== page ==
Germany is united, the Wall has fallen. And Mauerpark (the Park of the Wall) is there to testify to it.
A death strip transformed into a green area, literally reborn.
The concrete that once divided Berlin is now limited to protecting an immense expanse of grass. Every Sunday, in Mauerpark, there is the most popular flea market in the city, a place out of time where you can find frying pans, slippers, vinyls, Polaroids and Celtic scarves. And karaoke, the emblem of the new Berlin. Joe Hatchiban, an Irishman living in Berlin, every Sunday between March and October (weather permitting), brings a computer, an amplifier and a parasol to the center of the stage of a small amphitheater below the Wall. Anyone can sing, and anyone, regardless of the quality of the performance, should applaud.
The Wall, full of graffiti, merely adds color to the background and separates the park from the “Friedrich-Ludwig-Jahn-Sportpark”, the stadium where BFC Dynamo plays (only) the most important matches.
One of the many places in the German capital where, as Guccini would say, “plots of the past are joined to shreds of the present”.
Because the past in Berlin is not so easily erased. Especially in the eastern part of the city, especially in Alt-Hohenschönhausen. There, in the neighborhood where in June 1953 more than 1000 workers went on strike during the workers’ uprisings, suffocated in blood by the authority of the newborn East Germany. There where the Ministry of State Security, the Stasi, established its main detention center since 1951. A secret place, so much so that it was not marked on maps at the time of the GDR. A place that has now become a memorial to remember the victims of the regime and its oppression.
A monument that is located a few kilometers from another piece of history, this time sporting, of Berlin: Sportforum Hohenschönhausen, the true home of Dynamo. It is the second largest sports complex in the German capital, commissioned in the mid-fifties by the authorities of the former East Germany. The center is spread over almost 50 hectares and surrounded by long streets and gray avenues.
Concrete arteries that still bear the names so dear to the revolutionary rhetoric of the GDR: Sandinostrasse, Simon-Bolivar-Strasse, Konrad-Wolf-Strasse, the latter brother of Mischa, the faceless man, one of the masterminds of the German Democratic Republic’s espionage.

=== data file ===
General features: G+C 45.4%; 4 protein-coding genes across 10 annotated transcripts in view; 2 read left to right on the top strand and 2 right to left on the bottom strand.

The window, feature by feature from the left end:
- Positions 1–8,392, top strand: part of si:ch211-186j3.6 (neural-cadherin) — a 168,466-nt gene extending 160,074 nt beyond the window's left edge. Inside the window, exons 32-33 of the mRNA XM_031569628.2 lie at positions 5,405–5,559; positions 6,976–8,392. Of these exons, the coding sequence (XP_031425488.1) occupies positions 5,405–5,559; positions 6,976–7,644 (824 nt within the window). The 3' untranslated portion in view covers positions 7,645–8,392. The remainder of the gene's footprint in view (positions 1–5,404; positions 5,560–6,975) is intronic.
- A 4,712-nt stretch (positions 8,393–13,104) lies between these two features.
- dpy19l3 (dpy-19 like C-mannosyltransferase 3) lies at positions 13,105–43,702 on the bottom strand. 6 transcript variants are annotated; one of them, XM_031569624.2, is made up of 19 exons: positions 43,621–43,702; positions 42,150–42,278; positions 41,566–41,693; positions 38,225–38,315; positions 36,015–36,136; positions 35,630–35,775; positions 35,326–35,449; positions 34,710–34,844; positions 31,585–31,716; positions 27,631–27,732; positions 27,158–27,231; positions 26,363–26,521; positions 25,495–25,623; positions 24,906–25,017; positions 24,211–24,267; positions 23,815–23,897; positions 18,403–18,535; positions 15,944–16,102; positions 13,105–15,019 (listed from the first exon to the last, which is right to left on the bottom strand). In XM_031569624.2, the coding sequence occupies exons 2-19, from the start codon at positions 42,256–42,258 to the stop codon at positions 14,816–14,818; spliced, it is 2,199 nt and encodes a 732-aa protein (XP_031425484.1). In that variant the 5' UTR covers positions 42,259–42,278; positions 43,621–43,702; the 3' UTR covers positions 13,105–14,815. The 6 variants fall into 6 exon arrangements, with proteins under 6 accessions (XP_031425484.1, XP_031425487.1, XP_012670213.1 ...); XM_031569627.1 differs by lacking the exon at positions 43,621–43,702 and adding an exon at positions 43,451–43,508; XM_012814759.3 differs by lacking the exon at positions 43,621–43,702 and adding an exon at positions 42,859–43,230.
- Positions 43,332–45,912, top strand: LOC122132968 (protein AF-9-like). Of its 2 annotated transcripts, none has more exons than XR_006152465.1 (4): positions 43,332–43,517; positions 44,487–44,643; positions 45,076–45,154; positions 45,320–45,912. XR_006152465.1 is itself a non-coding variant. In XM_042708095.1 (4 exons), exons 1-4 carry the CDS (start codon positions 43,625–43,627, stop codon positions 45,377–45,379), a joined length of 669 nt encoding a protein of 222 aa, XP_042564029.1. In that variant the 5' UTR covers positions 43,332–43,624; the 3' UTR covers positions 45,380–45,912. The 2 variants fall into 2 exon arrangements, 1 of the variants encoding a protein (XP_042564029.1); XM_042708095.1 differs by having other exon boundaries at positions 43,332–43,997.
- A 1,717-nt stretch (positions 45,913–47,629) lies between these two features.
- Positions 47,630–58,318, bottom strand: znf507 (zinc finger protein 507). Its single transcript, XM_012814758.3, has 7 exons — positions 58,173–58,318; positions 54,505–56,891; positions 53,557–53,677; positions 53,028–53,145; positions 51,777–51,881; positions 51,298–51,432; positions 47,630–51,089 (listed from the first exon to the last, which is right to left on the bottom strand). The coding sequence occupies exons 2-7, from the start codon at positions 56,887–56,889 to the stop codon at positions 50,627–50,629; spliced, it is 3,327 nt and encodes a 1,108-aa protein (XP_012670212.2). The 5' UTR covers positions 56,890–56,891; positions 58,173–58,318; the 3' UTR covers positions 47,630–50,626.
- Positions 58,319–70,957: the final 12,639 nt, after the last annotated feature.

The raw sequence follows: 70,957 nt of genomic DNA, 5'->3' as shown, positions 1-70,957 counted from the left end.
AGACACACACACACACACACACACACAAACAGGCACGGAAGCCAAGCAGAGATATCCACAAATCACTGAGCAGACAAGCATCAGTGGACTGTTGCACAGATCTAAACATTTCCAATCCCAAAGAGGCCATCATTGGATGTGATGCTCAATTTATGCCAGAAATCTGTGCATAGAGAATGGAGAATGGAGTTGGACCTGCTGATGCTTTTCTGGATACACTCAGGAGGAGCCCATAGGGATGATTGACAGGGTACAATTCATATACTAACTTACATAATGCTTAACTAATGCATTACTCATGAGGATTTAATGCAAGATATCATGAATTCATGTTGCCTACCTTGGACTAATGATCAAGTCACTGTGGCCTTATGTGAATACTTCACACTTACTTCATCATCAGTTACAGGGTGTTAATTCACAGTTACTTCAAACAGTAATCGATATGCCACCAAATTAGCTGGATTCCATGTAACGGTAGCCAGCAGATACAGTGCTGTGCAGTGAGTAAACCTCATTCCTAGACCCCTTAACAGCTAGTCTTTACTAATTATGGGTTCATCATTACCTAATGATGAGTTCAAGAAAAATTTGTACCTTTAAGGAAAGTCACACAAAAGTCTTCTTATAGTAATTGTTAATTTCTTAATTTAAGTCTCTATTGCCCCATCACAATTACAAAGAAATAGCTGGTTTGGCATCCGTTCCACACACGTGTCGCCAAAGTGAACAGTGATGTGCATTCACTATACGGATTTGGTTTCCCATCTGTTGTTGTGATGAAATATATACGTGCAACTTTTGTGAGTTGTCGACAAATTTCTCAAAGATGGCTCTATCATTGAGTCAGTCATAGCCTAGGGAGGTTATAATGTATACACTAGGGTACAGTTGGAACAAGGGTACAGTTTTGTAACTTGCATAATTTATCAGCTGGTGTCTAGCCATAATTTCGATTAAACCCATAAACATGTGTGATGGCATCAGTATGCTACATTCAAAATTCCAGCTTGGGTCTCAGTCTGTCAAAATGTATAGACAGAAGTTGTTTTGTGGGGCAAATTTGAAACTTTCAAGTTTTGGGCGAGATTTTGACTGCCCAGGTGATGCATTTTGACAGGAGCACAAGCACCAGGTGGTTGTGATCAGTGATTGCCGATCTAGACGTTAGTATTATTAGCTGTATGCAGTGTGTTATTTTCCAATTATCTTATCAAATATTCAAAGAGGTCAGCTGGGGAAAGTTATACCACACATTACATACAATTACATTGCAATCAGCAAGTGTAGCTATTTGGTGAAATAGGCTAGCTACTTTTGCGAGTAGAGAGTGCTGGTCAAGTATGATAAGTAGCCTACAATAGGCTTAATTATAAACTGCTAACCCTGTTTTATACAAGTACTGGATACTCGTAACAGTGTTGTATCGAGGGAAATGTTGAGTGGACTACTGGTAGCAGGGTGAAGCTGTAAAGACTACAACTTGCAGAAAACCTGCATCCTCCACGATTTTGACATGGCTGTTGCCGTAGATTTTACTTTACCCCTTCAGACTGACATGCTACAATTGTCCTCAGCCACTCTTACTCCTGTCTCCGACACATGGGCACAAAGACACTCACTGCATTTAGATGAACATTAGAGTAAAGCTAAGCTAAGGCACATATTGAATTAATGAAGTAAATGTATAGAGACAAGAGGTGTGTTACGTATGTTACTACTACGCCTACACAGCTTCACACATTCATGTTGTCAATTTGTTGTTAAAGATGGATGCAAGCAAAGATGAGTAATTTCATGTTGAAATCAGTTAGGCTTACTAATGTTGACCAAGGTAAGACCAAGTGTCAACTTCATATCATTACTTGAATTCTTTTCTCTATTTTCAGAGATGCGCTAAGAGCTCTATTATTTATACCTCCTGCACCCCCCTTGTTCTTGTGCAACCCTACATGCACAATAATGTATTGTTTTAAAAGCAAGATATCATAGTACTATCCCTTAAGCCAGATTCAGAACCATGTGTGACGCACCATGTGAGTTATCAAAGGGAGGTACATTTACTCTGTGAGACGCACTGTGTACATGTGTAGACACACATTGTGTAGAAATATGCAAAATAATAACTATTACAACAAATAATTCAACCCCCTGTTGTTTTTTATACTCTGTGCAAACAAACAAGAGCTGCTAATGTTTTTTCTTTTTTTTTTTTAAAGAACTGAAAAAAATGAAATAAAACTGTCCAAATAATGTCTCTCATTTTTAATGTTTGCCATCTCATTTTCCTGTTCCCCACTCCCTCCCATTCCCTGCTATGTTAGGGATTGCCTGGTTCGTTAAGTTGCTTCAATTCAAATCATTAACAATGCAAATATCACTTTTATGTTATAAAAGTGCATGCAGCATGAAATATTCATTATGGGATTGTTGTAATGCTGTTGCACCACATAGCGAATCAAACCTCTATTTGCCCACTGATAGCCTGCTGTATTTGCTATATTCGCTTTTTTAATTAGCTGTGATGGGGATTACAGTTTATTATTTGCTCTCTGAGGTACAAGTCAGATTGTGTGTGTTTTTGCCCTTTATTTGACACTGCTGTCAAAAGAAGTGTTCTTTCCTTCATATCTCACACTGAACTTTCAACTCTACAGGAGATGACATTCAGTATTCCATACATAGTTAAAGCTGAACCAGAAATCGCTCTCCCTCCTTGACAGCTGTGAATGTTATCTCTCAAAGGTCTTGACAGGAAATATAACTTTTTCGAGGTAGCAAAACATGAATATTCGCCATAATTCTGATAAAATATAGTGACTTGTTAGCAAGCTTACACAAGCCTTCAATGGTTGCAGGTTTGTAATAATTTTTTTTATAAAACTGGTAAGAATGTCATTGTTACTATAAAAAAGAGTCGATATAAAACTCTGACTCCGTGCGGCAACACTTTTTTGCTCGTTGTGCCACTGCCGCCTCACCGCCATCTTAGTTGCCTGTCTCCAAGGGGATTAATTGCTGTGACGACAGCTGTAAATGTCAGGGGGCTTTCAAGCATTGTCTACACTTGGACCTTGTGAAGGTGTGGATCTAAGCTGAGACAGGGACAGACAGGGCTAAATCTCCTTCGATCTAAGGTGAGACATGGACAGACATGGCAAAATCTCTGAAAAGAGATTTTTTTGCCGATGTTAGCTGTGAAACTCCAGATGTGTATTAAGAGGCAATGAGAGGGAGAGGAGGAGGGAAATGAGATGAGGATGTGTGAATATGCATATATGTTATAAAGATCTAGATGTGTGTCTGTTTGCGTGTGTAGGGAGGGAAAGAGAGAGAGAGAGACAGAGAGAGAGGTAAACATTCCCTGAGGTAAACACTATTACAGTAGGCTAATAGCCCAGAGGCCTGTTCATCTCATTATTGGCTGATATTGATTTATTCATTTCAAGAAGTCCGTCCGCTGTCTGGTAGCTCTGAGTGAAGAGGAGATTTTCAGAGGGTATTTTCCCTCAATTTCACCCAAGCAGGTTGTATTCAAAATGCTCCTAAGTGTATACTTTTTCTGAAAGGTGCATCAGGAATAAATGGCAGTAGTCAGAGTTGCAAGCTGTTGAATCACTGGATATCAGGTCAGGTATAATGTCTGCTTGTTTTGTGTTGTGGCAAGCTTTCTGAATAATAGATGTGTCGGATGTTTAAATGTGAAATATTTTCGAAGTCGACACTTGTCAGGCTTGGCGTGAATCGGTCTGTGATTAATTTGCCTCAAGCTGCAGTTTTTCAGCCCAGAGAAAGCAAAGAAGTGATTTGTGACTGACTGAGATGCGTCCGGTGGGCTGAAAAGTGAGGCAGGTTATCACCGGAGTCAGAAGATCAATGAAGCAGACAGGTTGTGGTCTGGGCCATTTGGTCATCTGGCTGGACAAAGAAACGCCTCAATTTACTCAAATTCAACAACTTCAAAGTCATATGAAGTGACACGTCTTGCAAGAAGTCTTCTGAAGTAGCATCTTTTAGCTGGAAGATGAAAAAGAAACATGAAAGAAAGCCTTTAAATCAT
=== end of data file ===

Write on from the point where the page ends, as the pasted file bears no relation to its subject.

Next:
BFC, in the days of the GDR, was a powerhouse: a team capable of winning ten Oberliga titles and two national cups.
Today he plays in the Regionalliga Nordost, the fourth tier of German football, and is preparing his ascent to professionalism. It is doing so through a thriving youth sector, in which coaches such as Sven Franke play a fundamental role. With a Berlin accent and an easy laugh, Sven greets us immediately after directing a training session, sitting on the bleachers of the Stadion im Sportforum, a 12,000-seat stadium that oozes history.
He, as a fan and then as a coach, lived the last thirty-five years of the club, at the time of the GDR linked to the state security apparatus. “After reunification, everything changed. The best players, like Andreas Thom, were sold and the club was reborn.” The past, however, is there and it is lived above all by the fans “For the most part ,” says the technician our fans are those of the East German times and the new culture has also developed always with a look at the past.”
The first to remember what Dynamo was and represented are the opposing fans:
Especially when we play against the other big names of football from the former GDR, the chants are often about that past – explains the coach a little disconsolately”.
But today’s Dynamo is trying to change that. “We work to always offer beautiful and correct football from the very beginning ,” he says. In recent years we have raised several boys who then made their debut in the first team. In the next few years, we are aiming for the 3. La Liga: growth takes time”.
Far away are the European nights, played at the “Stadion im Sportforum” and at the “Friedrich-Ludwig-Jahn-Sportpark”, the facility that stands next to Mauerpark, where the old Dynamo played between 1971 and 1990 and where it now plays only the “high-risk matches”.
Gala evenings in which Jörn Lenz, the club’s current team manager, was on the pitch. He receives us in his office, on the first floor of the club’s headquarters, one of the few rooms where the trophies of the old Dynamo are left. He opens a small display case and indulges in memories, showing us some medals and some cups. “What you see are the only things that are left. I arrived here in 1985, at the time of the youth sector –Explains. And in 1989, after some training with the first team, I made my debut in the Cup Winners’ Cup.
A goal-scoring debut against Valur Reykjavík and the beginning of a long experience at the club.
It was a structured and very organized club,” says Jörn. And about the relationship with the Stasi, I can say that, for sure, the players didn’t know anything. We try to teach respect to the guys who come to us and give everything for the club, always and in any case.
says the team manager, surely.
And so, in the incredible history of Dynamo, contradictory values coexist: great companies, failures and a very strong bond with the GDR.
Because behind the kaleidoscopic graffiti of Mauerpark, under the dust that covers the trophies in Jörn’s office, above the bleachers on which Sven sits, there is a past that cannot be erased.
texts by Roberto Brambilla and Davide Zanelli
photo © Carlo Cosio/MondoFutbol